This week, Boise Weekly hit the road to soak in some out-of-town festivals. BW New Media Czar Josh Gross chronicled his journey down to Austin, Texas, for the Boise showcase at SXSW on March 14. (You can read more about that on Page 15).
While in Austin, Gross also attended a number of music industry panels, including one that made the case that small markets, not high-profile big city performances, were the key to financial success for touring acts.
"The money is better in small markets," said Tim Drake, president of The Roots Agency. "There is a lower overhead. Not only can you build a career in small markets, you can make a better living."
Gross also attended Bruce Springsteen's flowing half-hour keynote address on March 15 that was "part slam poetry, part personal history and part singalong."
According to Gross: "Springsteen expounded his opinion that pop music has fractured itself into endlessly exclusive sub-genres. He rattled off a list of them that sounded like the shrimp speech from the Tom Hanks film Forrest Gump that concluded with 'Nintendo-core.' Springsteen finished the keynote by saying, "So rumble, young musicians, rumble. Open your ears and open your hearts. Believe you are the badest ass in town, but doubt. It keeps you honest."
In a stroke of luck, Gross' name was plucked from the proverbial hat to see Springsteen perform later that evening at the 2,700-capacity Moody Theater. According to Gross, "Springsteen strutted and crooned, climbed atop and leaped from a grand piano to rally the crowd. The man even stage-dived. Three times."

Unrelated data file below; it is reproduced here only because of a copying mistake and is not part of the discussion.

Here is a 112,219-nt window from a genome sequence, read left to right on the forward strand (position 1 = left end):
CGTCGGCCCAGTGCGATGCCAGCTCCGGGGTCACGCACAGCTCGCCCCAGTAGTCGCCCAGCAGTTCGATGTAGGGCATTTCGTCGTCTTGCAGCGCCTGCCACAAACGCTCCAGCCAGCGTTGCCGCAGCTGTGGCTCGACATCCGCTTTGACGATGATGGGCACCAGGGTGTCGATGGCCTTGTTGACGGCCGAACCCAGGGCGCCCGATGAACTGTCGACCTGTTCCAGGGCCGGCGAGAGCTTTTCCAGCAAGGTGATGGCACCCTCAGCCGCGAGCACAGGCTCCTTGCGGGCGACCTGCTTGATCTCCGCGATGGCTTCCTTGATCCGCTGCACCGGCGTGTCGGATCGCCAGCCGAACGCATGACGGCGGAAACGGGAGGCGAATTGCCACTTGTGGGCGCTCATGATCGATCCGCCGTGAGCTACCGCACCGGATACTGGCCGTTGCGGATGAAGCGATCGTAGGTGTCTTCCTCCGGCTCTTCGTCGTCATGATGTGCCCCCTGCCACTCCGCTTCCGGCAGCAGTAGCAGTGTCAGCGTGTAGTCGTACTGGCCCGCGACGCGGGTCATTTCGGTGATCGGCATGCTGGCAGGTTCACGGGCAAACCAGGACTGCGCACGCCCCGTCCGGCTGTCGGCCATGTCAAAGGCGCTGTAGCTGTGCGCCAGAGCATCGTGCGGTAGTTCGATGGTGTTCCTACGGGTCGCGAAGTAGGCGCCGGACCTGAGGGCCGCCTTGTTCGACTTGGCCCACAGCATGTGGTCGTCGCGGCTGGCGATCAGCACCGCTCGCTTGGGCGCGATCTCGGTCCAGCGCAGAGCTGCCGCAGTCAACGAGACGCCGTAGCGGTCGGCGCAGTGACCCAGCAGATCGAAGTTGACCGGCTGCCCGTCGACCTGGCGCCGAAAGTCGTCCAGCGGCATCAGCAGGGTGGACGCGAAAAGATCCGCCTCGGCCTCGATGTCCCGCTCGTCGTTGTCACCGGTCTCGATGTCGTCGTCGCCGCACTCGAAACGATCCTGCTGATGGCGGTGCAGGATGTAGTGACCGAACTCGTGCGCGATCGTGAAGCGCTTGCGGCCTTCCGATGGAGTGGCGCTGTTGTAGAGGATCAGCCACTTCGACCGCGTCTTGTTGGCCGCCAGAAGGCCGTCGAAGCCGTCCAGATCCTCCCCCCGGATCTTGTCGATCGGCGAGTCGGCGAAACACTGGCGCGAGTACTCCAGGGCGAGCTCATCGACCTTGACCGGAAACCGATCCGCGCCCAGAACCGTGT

Then things took an even swoonier turn: The Animals' Eric Burdon, reggae legend Jimmy Cliff and Rage Against the Machine's Tom Morello all joined Springsteen on stage. And for the show's grand finale, Arcade Fire emerged to join the rest of the gang in a version of "This Land is Your Land" by Woody Guthrie.
In a less musical but similarly star-studded event, Sun Valley hosted the inaugural Sun Valley Film Festival March 15-18. Though the town wasn't noticeably overrun with festival attendees, there was still a palpable buzz as folks flashed their passes in line at the Magic Lantern Cinema and chatted excitedly about films in the Coffee Grinder.
At the VIP Red Carpet party on March 16, Producer Heather Rae hob-nobbed with Magic Valley Writer/Director Jaffe Zinn at Ketchum's Cornerstone Grill while a raucous crowd downed free Tito's vodka drinks. Magic Valley's sold out premiere at the snow-blanketed Sun Valley Opera House on March 17 was similarly packed. You can read more about the SVFF in Screen on Page 35.